Months after the cyberattacks launched against the Baltic nation of Estonia brought the country to its knees, the dangers of targeted cyberattacks and the consequences of heavy economic reliance on the Web have become clear -- even if the identity of the mastermind behind the attacks remains a mystery.
Estonia's emergency was a unique situation, since Internet connections can be blocked into the entire country, given how small it is -- about 45,000 square kilometers -- and how concentrated its Web users are. It was a "predicament of success," Gadi Evron, security evangelist for network security vendor Beyond Security, said Thursday during the Black Hat USA 2007 conference in Las Vegas.
Because so much of Estonia's economy relies on the Internet, when the Internet was down, citizens couldn't perform the most basic functions, such buying milk, bread, or gas. In this regard, Estonia likewise redefined the national infrastructure to include Internet service providers, media Web sites, and home computers, since the loss of these deeply affected the country.
After the Soviet Union broke apart in 1991, Estonia built its infrastructure from scratch. A lot of it was dependent upon the Web, even the company's parliamentary election system. In fact, about 99% of Estonians bank online, said Evron, a former Israeli government Internet security operations manager and founder of Israel's computer emergency response, or CERT, program.
The attacks started on April 27, although the servers hosting most of the target government Web sites held up well. The attacks escalated as the day wore on, so the government moved the sites to new servers that could more easily be defended. Estonians were seeing up to 1,000 times the normal traffic to certain sites by that time.
The following day, the Estonians began to realize that these attacks were amounting to a "cyberriot" rather than simply being a spike in activity, Evron said. Indeed, the original attackers had begun to use Russian blogs to successfully enlist Russians in the assault, even instructing average computer users on how to attack Estonian Web sites. One blog comment solicited donations to a PayPal account to raise money for hiring botnets to use against Estonia. "The blogosphere was responding to what was happening in Estonia and how it was defending itself," he added. In this regard, the cyberattacks against Estonia resembled mob control or mass psychology with the Internet as the means of instigation.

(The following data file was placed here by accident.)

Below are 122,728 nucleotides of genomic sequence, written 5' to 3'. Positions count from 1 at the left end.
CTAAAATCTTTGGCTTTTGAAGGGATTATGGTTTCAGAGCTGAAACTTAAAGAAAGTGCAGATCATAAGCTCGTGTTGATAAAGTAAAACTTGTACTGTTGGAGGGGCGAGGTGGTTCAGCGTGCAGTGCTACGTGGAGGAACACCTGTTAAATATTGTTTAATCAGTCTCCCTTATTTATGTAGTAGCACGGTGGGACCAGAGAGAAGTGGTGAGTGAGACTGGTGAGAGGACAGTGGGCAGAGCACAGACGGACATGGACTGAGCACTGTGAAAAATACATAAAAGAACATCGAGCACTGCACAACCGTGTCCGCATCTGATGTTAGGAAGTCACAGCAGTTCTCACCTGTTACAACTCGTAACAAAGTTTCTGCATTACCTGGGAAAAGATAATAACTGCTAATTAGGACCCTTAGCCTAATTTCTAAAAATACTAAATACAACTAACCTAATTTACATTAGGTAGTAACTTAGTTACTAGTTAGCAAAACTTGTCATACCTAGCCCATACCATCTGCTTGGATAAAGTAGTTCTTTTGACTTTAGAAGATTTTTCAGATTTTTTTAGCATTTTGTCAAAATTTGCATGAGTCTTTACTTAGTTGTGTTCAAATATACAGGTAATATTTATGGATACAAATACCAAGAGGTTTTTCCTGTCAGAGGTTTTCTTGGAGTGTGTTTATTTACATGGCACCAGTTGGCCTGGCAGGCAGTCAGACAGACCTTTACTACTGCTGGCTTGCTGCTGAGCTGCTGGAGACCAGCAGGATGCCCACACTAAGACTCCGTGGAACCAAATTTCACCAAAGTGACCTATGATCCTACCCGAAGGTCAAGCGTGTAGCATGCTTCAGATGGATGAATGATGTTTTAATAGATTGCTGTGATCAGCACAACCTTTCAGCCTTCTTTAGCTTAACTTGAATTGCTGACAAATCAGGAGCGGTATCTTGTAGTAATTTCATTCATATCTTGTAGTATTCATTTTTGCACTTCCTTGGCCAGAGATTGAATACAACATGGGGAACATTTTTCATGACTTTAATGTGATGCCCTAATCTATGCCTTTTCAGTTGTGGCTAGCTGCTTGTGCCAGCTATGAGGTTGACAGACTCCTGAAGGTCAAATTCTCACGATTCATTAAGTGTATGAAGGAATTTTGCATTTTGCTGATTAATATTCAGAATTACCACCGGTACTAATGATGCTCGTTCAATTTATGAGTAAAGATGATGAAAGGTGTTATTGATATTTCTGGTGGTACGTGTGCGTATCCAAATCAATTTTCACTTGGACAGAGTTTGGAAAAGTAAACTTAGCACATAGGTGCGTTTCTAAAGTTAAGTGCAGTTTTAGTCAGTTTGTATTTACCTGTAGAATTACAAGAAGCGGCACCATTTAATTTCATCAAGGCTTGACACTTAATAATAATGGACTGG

Another element of the attack was botnets, all of which originated from outside Estonia. One attack in particular came from specially crafted bots planted in a number of computers, with the attack target hard coded into their source, Evron said. "They did not propagate and were not controlled centrally from a command and control center," he added. "This has been seen before, but is not very common. This shows there was some planning" performed in advance of the attack.
One security researcher, Postini senior manager Adam Swidler, believes there's a good chance that authors behind the Storm worm terrorizing the Web today were behind the Estonia attacks.
Estonia's CERT worked throughout the attack to get the country's systems back online. The incident response proved useful, Evron said. And when its resources were exceeded, Estonia CERT sought help from CERT-Bund in Germany, CERT-FI in Finland, and SI-CERT in Slovania.
One of Estonia's defenses was to add Cisco Guard distributed denial-of-service mitigation appliances, which gradually slowed the pace of the attacks from 4 Mbps to 1.2 Mbps to 150 Kbps. Four megabits-per-second isn't necessarily a large attack, but "it was the right size for Estonia," Evron said. "More important was the impact. The spam attack against the Estonian parliament resulted in two days of downtime." Two network routers also crashed.
While Russians were involved in the cyberattacks, the attacks were not launched by Russia itself. Evron was very clear that there are no answers regarding exactly who initiated the attack and how much of it was pre-planned. "No one can tell," he added. "The Internet is perfect for plausible deniability. In information warfare, you may know your opponents, rivals, and enemies, but you do not know who is actually attacking."